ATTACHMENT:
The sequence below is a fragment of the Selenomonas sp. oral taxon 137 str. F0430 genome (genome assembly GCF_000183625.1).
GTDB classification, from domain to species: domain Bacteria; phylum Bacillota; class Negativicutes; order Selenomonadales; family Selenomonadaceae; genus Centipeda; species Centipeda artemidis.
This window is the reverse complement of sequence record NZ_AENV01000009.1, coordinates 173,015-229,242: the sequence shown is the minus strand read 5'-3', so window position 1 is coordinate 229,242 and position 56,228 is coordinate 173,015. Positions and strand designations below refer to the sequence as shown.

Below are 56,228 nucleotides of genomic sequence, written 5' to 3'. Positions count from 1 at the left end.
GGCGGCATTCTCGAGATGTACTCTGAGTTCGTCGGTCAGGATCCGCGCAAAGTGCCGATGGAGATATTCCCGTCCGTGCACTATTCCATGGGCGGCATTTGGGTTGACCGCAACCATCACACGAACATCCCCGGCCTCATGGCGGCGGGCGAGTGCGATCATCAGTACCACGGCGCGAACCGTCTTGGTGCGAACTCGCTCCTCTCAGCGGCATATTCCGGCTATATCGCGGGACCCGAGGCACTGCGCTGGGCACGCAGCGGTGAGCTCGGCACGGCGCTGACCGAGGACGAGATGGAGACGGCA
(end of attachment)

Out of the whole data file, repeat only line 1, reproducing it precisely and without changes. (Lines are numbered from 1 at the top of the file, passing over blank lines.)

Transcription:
The sequence below is a fragment of the Selenomonas sp. oral taxon 137 str. F0430 genome (genome assembly GCF_000183625.1).